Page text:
Concussion Knowledge and Clinical Experience Among Athletic Trainers: Implications for Concussion Health Care Practices

Lempke LB, Schmidt JD, Lynall RC. Journal of Athletic Training. 2020.

Full Text Freely Available

Take-Home Message

Athletic trainers with more experience were less likely to use 1) standardized concussion sideline tools during a concussion assessment and 2) standardized concussion sideline tools and concussion symptom checklists during a return-to-play evaluation.


An athletic trainer is often the first health care provider to perform a concussion assessment and plays a crucial role in return-to-play decisions. Hence, an athletic trainer needs to keep up to date with the latest concussion knowledge, including evidence-based assessment and management techniques. Unfortunately, it is unclear if years of clinical experience or concussion knowledge relate to an athletic trainer’s clinical approaches. Therefore, the authors performed a survey to examine 1) concussion knowledge among athletic trainers and 2) how concussion knowledge and years of clinical experience related to concussion assessment and management among athletic trainers. The authors created a 15-minute online survey that asked about demographics, concussion assessment and management tools used, and concussion knowledge. They then invited 8777 members of the National Athletic Trainers’ Association to complete the survey.

Overall, 773 (9%) athletic trainers completed the survey, and the average signs/symptoms recognition score was 78%. While the athletic trainers typically identified actual signs/symptoms, many (~50%) incorrectly attributed an abnormal sense of taste/smell to a concussion. Nearly all (95%) athletic trainers knew of the 2014 NATA position statement on concussion. However, less than 60% knew about the NCAA best practice document or the 2016 Berlin consensus statement. Greater years of clinical experience related to being less likely to use 1) standardized sideline tools to assess a concussion and 2) standardized tools and symptom checklists to inform return-to-play decisions. Clinical experience did not relate to the use of clinical examinations, computerized neurocognitive testing, or balance testing. On the other hand, concussion knowledge had no relationship to concussion assessment or return-to-play evaluation.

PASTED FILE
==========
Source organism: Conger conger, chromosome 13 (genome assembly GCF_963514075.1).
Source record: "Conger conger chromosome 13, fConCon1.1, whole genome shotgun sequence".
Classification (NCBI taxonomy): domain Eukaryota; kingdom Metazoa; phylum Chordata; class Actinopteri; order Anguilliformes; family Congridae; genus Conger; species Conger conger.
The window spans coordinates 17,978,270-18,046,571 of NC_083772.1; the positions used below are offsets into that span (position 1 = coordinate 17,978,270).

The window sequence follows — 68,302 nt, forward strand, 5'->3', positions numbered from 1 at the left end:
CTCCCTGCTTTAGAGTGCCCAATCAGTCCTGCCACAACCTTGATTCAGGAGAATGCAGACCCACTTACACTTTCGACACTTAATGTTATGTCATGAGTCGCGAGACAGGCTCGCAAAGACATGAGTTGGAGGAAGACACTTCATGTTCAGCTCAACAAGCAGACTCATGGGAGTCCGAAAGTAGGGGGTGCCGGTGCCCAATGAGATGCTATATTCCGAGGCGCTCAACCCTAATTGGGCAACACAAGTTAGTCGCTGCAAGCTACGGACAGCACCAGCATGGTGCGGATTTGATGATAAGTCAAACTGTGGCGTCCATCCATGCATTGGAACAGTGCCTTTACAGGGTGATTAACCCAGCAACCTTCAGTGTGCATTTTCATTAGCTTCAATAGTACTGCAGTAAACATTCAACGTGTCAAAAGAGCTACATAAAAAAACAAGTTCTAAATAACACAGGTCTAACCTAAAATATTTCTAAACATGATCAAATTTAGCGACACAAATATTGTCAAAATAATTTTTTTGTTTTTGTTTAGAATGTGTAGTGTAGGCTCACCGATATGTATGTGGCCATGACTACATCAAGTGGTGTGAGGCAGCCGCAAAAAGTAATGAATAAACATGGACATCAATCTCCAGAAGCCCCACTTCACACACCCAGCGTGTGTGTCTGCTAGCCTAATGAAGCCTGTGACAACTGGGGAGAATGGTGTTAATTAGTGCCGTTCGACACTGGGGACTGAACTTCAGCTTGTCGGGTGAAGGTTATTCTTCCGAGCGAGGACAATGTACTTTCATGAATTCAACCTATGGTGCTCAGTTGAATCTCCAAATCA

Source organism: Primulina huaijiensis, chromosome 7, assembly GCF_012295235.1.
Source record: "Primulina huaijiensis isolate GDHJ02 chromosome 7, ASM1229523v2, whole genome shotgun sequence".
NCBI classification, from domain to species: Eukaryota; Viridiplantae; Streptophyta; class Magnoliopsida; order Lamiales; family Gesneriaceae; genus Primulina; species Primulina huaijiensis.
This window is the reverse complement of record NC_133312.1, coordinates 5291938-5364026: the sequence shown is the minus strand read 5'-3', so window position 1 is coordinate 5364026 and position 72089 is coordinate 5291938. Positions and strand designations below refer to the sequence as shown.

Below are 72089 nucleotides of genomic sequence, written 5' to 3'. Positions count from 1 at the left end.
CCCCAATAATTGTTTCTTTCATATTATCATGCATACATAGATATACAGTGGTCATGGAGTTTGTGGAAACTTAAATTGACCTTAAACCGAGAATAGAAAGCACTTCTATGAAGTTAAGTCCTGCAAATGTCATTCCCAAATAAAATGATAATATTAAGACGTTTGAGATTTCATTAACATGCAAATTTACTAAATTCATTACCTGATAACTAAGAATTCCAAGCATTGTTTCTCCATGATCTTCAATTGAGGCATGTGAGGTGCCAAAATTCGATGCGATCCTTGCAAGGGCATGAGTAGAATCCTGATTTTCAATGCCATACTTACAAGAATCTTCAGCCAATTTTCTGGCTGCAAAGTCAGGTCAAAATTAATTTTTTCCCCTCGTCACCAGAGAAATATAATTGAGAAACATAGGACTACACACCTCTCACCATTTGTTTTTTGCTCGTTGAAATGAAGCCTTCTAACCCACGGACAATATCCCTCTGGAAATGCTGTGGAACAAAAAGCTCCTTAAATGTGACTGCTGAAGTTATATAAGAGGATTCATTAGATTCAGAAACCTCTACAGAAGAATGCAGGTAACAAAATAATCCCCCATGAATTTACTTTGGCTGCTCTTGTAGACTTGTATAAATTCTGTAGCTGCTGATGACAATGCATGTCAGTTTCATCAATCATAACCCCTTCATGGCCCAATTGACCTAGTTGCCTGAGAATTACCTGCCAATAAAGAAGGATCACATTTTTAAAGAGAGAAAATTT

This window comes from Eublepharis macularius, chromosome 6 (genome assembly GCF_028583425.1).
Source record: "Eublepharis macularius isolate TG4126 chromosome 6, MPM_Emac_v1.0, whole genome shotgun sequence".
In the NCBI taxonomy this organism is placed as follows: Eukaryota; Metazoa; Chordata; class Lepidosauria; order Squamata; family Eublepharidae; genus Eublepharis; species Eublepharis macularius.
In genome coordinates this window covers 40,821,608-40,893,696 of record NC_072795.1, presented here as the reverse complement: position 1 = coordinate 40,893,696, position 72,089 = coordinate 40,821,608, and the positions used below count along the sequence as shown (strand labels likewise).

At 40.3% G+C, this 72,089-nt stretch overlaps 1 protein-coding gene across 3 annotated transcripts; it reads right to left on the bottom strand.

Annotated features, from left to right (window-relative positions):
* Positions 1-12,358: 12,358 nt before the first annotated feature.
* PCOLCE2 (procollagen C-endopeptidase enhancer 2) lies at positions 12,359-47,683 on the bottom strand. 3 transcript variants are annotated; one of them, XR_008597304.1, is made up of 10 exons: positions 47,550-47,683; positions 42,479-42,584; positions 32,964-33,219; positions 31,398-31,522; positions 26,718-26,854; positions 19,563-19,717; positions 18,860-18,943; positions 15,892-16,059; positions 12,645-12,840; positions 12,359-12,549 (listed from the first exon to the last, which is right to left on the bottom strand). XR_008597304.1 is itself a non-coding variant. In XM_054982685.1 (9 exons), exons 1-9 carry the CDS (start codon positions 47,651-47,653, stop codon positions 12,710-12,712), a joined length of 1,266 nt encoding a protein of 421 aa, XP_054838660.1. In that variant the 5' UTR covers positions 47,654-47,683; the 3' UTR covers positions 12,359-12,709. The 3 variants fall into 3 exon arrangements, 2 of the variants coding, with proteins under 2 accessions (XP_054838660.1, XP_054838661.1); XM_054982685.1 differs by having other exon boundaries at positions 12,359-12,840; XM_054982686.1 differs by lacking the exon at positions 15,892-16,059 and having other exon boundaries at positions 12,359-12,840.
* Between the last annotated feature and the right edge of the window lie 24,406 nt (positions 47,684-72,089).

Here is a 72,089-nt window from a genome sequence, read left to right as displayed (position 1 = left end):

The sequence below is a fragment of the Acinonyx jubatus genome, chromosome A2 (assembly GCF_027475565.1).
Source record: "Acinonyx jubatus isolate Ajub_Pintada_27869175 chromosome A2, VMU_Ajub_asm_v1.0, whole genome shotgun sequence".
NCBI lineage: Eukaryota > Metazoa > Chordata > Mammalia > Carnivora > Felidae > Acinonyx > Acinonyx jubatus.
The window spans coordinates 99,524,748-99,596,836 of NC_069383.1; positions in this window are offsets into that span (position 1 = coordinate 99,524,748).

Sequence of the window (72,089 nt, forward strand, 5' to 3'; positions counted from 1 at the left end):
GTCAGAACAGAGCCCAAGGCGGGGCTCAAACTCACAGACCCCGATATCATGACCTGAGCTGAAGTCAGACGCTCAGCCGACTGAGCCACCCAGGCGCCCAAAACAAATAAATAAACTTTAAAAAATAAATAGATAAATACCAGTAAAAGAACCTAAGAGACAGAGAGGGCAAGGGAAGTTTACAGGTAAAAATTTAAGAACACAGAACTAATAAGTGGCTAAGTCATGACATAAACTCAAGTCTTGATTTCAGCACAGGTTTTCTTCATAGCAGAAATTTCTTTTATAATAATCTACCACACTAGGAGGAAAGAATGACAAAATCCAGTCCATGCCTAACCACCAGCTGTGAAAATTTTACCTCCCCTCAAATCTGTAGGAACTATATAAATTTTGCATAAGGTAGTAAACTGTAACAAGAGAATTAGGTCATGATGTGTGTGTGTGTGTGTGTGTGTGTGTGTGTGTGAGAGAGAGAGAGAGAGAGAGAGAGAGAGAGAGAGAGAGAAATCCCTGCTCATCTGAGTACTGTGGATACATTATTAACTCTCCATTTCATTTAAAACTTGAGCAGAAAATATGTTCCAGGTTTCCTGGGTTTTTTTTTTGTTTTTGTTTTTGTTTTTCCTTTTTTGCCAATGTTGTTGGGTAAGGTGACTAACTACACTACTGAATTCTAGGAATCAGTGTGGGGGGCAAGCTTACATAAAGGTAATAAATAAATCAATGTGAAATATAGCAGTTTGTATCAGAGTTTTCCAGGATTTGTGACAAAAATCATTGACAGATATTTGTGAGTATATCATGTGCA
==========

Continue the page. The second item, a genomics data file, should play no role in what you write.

The authors found that athletic trainers had adequate concussion knowledge and familiarity with concussion position statements, especially NATA’s 2014 statement. However, athletic trainers with more years of clinical experience were less likely to use standardized sideline tools and symptom checklists. Athletic trainers may become more comfortable with concussion diagnosis as they develop during their career, which could give them a belief that standardized tools or symptom checklists are unnecessary to identify a concussion. Despite this belief, updated standardized tools and checklists may still be the best way to implement evidence-based practice and guarantee proper concussion evaluation, management, and documentation. Further research into the barriers for appropriate concussion assessment and management will help further understand these results and improve adherence to concussion best practices. Until then, athletic trainers should review their practices and consider adding standardized sideline tools and symptom checklists to best care for athletes.

Questions for Discussion

How can we promote the use of standardized sideline tools and symptom checklists by experienced athletic trainers? What other continued education should be required for athletic trainers?

Written by: Ryan Paul
Reviewed by: Jeffrey Driban

Related Posts

Availability of Athletic Trainers Matters in the Detection and Management of Sports-Related Concussions
Concussion Assessment: How the Setting Affects the Tools Used by Athletic Trainers